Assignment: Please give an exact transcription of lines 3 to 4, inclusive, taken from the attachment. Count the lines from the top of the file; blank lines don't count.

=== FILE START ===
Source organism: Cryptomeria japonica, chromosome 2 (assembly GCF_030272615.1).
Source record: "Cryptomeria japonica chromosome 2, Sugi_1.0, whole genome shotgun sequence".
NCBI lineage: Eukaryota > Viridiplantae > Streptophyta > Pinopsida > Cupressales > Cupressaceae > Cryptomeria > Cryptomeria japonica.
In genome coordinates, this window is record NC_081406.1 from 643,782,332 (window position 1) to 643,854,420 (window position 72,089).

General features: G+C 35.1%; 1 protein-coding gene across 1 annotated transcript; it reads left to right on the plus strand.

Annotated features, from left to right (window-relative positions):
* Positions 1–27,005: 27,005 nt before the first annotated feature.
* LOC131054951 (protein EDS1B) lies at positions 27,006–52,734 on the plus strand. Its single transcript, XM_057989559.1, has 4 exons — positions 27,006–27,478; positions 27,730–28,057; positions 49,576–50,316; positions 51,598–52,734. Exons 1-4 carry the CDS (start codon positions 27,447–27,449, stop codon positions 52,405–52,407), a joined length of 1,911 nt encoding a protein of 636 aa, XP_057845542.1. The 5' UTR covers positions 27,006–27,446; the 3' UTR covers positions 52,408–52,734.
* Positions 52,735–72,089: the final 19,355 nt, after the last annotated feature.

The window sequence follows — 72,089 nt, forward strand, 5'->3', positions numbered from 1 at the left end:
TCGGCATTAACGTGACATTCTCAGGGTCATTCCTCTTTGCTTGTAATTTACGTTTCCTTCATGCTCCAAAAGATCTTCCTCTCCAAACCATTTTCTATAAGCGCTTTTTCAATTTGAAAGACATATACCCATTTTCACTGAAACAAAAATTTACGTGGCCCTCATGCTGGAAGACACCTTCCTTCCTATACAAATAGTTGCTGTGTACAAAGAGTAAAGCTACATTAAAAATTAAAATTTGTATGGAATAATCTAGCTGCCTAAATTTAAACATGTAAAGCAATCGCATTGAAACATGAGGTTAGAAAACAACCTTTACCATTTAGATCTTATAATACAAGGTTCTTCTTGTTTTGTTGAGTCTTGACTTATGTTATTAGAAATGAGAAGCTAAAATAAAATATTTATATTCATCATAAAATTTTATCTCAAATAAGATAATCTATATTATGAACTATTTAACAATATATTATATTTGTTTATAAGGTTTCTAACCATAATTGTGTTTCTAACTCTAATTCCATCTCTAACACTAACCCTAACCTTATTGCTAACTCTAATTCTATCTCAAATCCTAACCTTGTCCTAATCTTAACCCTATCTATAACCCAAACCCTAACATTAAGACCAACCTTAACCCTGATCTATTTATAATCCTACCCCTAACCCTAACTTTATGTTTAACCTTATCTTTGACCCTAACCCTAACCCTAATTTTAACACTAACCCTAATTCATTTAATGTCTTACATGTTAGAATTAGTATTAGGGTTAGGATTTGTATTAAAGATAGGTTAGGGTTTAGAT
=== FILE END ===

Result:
NCBI lineage: Eukaryota > Viridiplantae > Streptophyta > Pinopsida > Cupressales > Cupressaceae > Cryptomeria > Cryptomeria japonica.
In genome coordinates, this window is record NC_081406.1 from 643,782,332 (window position 1) to 643,854,420 (window position 72,089).